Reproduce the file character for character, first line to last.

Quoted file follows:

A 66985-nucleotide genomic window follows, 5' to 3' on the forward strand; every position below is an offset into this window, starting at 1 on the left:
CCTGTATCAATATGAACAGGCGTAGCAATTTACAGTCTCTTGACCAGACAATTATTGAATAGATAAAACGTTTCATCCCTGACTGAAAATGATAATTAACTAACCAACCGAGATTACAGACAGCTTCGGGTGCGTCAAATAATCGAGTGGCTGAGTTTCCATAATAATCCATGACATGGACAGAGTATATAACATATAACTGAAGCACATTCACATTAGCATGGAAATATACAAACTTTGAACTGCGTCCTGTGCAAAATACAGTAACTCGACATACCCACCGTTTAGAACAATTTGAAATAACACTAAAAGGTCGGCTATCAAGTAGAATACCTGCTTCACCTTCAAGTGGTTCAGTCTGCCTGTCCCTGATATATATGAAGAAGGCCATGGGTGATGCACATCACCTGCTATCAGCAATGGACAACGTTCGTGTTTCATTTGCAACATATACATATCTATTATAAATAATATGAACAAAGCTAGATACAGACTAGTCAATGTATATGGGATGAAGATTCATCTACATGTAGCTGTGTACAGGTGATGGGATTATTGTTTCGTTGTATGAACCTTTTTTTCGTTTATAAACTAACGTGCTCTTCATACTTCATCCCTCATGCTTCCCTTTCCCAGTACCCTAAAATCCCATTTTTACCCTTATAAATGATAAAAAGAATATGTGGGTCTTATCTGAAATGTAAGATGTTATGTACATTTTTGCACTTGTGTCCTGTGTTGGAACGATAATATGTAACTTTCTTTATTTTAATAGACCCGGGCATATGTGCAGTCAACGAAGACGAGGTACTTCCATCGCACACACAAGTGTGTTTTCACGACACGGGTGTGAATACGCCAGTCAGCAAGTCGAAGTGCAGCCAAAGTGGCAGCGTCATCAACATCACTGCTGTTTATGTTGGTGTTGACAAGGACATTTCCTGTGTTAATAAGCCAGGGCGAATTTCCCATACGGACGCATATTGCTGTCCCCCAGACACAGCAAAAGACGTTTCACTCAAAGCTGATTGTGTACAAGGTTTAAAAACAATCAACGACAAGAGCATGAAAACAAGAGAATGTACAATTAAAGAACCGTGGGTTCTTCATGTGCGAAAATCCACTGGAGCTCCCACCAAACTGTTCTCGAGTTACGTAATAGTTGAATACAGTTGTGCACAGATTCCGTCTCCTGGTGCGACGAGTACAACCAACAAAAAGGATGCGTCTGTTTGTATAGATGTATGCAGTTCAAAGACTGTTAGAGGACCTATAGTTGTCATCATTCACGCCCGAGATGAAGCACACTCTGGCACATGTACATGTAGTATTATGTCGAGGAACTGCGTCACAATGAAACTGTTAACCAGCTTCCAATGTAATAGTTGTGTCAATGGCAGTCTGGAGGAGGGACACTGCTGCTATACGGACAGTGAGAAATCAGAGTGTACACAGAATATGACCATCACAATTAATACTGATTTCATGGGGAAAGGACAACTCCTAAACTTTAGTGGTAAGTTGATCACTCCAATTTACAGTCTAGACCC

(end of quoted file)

A 66985-nucleotide genomic window follows, 5' to 3' on the forward strand; every position below is an offset into this window, starting at 1 on the left:
CCTGTATCAATATGAACAGGCGTAGCAATTTACAGTCTCTTGACCAGACAATTATTGAATAGATAAAACGTTTCATCCCTGACTGAAAATGATAATTAACTAACCAACCGAGATTACAGACAGCTTCGGGTGCGTCAAATAATCGAGTGGCTGAGTTTCCATAATAATCCATGACATGGACAGAGTATATAACATATAACTGAAGCACATTCACATTAGCATGGAAATATACAAACTTTGAACTGCGTCCTGTGCAAAATACAGTAACTCGACATACCCACCGTTTAGAACAATTTGAAATAACACTAAAAGGTCGGCTATCAAGTAGAATACCTGCTTCACCTTCAAGTGGTTCAGTCTGCCTGTCCCTGATATATATGAAGAAGGCCATGGGTGATGCACATCACCTGCTATCAGCAATGGACAACGTTCGTGTTTCATTTGCAACATATACATATCTATTATAAATAATATGAACAAAGCTAGATACAGACTAGTCAATGTATATGGGATGAAGATTCATCTACATGTAGCTGTGTACAGGTGATGGGATTATTGTTTCGTTGTATGAACCTTTTTTTCGTTTATAAACTAACGTGCTCTTCATACTTCATCCCTCATGCTTCCCTTTCCCAGTACCCTAAAATCCCATTTTTACCCTTATAAATGATAAAAAGAATATGTGGGTCTTATCTGAAATGTAAGATGTTATGTACATTTTTGCACTTGTGTCCTGTGTTGGAACGATAATATGTAACTTTCTTTATTTTAATAGACCCGGGCATATGTGCAGTCAACGAAGACGAGGTACTTCCATCGCACACACAAGTGTGTTTTCACGACACGGGTGTGAATACGCCAGTCAGCAAGTCGAAGTGCAGCCAAAGTGGCAGCGTCATCAACATCACTGCTGTTTATGTTGGTGTTGACAAGGACATTTCCTGTGTTAATAAGCCAGGGCGAATTTCCCATACGGACGCATATTGCTGTCCCCCAGACACAGCAAAAGACGTTTCACTCAAAGCTGATTGTGTACAAGGTTTAAAAACAATCAACGACAAGAGCATGAAAACAAGAGAATGTACAATTAAAGAACCGTGGGTTCTTCATGTGCGAAAATCCACTGGAGCTCCCACCAAACTGTTCTCGAGTTACGTAATAGTTGAATACAGTTGTGCACAGATTCCGTCTCCTGGTGCGACGAGTACAACCAACAAAAAGGATGCGTCTGTTTGTATAGATGTATGCAGTTCAAAGACTGTTAGAGGACCTATAGTTGTCATCATTCACGCCCGAGATGAAGCACACTCTGGCACATGTACATGTAGTATTATGTCGAGGAACTGCGTCACAATGAAACTGTTAACCAGCTTCCAATGTAATAGTTGTGTCAATGGCAGTCTGGAGGAGGGACACTGCTGCTATACGGACAGTGAGAAATCAGAGTGTACACAGAATATGACCATCACAATTAATACTGATTTCATGGGGAAAGGACAACTCCTAAACTTTAGTGGTAAGTTGATCACTCCAATTTACAGTCTAGACCC